— iCIMS (@iCIMS) June 29, 2015
I was not there at #SHRM15, but there was a lot of talk about workplace culture. Then, I read from Sharlyn Lauby about Corporate Culture and Communities with Michael Lee Stallard about the “Connection Culture.” I agree with Michael’s premise that individuals need to be open and there’s a sense of power when you connect someone and has an impact for your business. That is why over 3/4 of job seekers say company culture is important. Here’s my question: are people mixing up culture and community?
Reading Sharlyn’s article made me revisit the definition of both culture and community (in a group setting, via Google):
- Culture: the attitudes and behavior characteristic of a particular social group.
- Community: a feeling of fellowship with others, as a result of sharing common attitudes, interests, and goals.
Although culture might be a popular term, it also made me realize the term “culture” and “big data” are code for “programmed.” When I think of culture, I think of control, in various forms. In a culture, you’re telling employees and perspective employees how to do something in a certain way and a certain behavior to doing it. I know Michael meant well with “Connection Culture,” but it’s still telling them to connect instead guide or find people to engage with. I don’t want a culture to tell me to do something; I want to figure what’s the best course, for myself, to help my business. That’s why I never understood “cultural fit.” To me, it sounds like companies are forcing candidates to do something that appeases them. This is why culture is short for “cult.”
I feel companies use “culture” for psychological reasons for job seekers because they tell you about the job and what they telling to expect in the company. It’s basically similar to timeshares you see in infomercials; you are intrigued by the looks of it, but when you see it in real-life, you are either overwhelmed or underwhelmed by it. Why “culture” is effective is the messaging and telling certain job seekers they want to hear, which then they applied for your job. This is why certain demographics (race gender, religion, etc.) are being rejected. They might be qualified, but they don’t have the knowledge of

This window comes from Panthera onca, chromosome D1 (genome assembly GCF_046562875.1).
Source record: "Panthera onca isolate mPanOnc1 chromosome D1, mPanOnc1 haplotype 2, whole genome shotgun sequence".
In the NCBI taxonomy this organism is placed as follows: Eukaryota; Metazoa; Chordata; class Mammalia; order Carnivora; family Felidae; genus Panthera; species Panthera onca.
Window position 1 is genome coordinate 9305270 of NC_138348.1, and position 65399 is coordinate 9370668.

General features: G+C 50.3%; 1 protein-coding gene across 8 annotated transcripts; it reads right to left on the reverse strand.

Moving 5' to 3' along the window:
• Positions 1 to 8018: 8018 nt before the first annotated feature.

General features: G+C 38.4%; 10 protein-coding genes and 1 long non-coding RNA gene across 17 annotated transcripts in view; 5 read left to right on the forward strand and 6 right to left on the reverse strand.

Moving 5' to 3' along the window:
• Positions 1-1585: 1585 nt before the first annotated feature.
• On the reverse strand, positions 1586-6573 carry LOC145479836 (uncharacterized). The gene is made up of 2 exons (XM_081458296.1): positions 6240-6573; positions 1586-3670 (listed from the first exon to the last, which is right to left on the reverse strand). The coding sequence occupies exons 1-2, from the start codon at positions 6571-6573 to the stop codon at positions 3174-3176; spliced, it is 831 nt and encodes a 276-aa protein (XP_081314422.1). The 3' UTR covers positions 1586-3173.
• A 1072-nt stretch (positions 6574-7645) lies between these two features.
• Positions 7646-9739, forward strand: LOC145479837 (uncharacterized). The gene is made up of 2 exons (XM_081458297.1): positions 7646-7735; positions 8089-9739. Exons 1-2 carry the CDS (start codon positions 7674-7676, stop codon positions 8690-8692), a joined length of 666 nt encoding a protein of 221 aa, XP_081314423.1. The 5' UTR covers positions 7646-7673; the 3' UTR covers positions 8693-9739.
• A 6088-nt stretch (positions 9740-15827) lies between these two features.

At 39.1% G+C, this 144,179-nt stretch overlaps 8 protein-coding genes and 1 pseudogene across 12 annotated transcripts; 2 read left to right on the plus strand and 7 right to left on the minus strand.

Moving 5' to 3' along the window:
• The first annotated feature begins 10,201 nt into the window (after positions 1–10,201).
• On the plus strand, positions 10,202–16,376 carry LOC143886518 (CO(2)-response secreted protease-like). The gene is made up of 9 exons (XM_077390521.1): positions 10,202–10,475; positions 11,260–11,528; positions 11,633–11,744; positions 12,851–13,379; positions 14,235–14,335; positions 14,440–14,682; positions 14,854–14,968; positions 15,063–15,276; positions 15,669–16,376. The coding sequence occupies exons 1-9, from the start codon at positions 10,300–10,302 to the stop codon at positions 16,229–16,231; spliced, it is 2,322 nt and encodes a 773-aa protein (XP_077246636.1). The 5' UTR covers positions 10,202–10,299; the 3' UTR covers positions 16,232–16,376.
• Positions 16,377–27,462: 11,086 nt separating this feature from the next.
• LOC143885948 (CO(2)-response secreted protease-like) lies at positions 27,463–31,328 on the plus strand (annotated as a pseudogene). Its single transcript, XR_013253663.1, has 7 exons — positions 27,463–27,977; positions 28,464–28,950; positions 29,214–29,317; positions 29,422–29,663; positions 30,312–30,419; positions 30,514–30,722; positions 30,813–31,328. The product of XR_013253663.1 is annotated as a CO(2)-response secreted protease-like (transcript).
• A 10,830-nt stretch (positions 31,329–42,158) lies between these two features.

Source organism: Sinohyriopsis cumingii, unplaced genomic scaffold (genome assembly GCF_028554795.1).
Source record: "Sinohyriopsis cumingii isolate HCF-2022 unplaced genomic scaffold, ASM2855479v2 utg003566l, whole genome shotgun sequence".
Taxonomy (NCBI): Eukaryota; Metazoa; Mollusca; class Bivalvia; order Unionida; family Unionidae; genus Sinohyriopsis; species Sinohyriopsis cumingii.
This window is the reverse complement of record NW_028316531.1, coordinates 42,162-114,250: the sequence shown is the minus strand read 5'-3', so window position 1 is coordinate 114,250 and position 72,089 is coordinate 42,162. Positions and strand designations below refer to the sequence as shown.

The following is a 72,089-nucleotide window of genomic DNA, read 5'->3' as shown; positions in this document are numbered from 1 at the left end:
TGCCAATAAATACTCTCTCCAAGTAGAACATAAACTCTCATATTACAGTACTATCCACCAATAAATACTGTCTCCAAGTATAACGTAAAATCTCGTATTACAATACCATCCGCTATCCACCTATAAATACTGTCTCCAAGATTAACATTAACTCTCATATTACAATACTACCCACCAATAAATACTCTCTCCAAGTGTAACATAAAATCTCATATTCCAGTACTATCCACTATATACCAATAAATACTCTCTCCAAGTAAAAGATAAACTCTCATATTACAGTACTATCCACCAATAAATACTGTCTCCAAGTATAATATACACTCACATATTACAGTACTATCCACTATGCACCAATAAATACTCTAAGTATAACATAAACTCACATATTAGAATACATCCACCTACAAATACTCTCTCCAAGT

This is why I like the term, “Corporate Community.” Everyone has shared goals, but each have different points of view of reaching that goal. Your company would want different perspectives and want to share that to their respective networks. A community won’t pressure you to do something that you’re uncomfortable with but are aware of what’s going on. If I were do a “recruiting marketing” pitch, I would use “community” a lot to drive the fact that everyone and anyone can collaborate and that the company is not judging you except performance and results.
Do not dismiss that 76 percent of job seekers are looking for something to fit in. They’re looking for somebody to fit in. I don’t like that. I don’t want job seekers to fit in; I want them to be welcoming and have something the company is not seeing. While “culture” is one mindset, a “community” is one goal with various different paths, to choose from, leading to that goal. That’s what I want in my company.